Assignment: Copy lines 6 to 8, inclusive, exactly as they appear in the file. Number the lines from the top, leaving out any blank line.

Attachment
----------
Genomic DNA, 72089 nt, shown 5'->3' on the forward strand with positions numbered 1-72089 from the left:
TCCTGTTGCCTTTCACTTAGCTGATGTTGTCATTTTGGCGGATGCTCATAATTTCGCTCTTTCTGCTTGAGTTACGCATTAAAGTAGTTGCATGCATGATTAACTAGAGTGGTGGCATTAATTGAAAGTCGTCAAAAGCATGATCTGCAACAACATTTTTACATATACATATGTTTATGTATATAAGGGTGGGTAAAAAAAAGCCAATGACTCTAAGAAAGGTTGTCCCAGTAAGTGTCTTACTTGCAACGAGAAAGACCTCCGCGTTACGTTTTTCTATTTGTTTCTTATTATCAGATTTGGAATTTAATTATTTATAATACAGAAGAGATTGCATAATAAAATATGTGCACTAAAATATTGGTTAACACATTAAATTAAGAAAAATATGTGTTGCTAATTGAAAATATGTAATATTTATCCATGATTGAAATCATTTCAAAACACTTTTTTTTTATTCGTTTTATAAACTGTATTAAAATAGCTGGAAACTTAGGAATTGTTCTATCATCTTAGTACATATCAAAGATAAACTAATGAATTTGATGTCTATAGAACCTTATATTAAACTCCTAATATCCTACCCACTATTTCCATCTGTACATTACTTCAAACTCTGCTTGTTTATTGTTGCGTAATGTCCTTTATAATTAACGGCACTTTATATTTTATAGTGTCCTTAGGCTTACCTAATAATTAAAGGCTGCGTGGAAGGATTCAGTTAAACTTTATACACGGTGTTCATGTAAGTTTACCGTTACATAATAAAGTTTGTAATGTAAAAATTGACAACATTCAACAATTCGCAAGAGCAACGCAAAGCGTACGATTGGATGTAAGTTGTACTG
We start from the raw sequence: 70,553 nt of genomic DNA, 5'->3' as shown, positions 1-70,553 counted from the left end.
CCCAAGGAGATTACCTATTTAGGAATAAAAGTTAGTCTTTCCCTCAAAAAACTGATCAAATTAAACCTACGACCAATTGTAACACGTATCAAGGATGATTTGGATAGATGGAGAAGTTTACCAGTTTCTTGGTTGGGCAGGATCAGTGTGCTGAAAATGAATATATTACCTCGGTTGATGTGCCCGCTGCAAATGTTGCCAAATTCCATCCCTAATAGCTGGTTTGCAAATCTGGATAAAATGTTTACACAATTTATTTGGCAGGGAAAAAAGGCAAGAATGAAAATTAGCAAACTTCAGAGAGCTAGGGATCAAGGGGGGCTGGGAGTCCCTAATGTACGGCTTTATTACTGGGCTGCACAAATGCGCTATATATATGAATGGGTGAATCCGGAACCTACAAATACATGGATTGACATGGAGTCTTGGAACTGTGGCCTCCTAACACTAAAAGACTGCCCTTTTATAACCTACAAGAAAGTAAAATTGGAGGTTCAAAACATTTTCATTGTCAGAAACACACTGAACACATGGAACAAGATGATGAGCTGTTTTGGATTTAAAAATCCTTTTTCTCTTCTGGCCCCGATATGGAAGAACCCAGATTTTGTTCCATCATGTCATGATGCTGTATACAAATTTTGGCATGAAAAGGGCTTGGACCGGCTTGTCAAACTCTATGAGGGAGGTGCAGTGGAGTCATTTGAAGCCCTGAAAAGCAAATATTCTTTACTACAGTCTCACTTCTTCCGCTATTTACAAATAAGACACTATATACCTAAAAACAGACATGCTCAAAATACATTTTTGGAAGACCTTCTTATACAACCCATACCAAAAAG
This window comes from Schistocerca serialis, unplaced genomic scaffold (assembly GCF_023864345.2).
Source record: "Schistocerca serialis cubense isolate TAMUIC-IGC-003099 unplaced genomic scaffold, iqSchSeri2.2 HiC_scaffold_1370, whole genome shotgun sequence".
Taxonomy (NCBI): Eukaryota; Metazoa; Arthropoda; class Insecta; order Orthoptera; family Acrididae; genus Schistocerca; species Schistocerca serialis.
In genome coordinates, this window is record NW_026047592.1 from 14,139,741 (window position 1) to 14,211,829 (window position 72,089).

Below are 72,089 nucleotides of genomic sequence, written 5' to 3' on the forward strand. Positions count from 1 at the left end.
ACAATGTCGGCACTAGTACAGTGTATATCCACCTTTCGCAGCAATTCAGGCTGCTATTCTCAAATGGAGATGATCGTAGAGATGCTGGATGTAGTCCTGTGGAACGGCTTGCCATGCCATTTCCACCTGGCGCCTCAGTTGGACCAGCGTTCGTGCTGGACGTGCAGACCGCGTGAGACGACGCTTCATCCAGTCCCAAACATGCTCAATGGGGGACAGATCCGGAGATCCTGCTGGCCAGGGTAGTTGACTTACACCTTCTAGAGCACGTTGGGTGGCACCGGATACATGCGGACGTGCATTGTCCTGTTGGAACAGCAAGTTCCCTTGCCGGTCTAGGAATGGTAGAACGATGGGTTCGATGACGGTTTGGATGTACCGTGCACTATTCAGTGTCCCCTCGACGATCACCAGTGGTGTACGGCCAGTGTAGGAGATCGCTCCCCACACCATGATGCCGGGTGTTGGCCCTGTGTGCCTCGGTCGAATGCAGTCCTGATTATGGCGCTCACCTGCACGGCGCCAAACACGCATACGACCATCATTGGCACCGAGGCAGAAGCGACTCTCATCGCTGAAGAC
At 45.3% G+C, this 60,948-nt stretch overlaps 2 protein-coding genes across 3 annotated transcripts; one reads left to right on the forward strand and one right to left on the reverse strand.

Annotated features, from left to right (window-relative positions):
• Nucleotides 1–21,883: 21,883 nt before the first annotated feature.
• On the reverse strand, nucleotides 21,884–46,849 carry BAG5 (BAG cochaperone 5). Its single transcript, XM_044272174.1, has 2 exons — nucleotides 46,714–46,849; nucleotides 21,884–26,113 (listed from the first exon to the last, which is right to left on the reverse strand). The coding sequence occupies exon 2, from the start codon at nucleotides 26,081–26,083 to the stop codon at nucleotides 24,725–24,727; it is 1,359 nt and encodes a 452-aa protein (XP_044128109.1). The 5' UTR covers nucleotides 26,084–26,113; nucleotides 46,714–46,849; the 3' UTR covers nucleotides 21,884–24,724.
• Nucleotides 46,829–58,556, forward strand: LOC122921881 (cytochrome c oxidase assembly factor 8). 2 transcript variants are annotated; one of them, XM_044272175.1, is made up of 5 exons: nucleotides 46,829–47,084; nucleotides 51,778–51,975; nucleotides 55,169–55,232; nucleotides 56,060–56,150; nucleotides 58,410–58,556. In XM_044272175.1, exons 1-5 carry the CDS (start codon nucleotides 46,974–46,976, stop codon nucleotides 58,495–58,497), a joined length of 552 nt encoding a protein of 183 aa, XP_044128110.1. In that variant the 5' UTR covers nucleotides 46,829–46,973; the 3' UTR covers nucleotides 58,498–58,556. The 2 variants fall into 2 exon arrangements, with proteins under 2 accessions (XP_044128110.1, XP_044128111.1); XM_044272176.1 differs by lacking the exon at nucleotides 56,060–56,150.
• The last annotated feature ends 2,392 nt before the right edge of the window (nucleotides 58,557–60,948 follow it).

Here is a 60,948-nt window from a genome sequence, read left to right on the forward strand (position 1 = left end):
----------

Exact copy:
Source record: "Schistocerca serialis cubense isolate TAMUIC-IGC-003099 unplaced genomic scaffold, iqSchSeri2.2 HiC_scaffold_1370, whole genome shotgun sequence".
Taxonomy (NCBI): Eukaryota; Metazoa; Arthropoda; class Insecta; order Orthoptera; family Acrididae; genus Schistocerca; species Schistocerca serialis.
In genome coordinates, this window is record NW_026047592.1 from 14,139,741 (window position 1) to 14,211,829 (window position 72,089).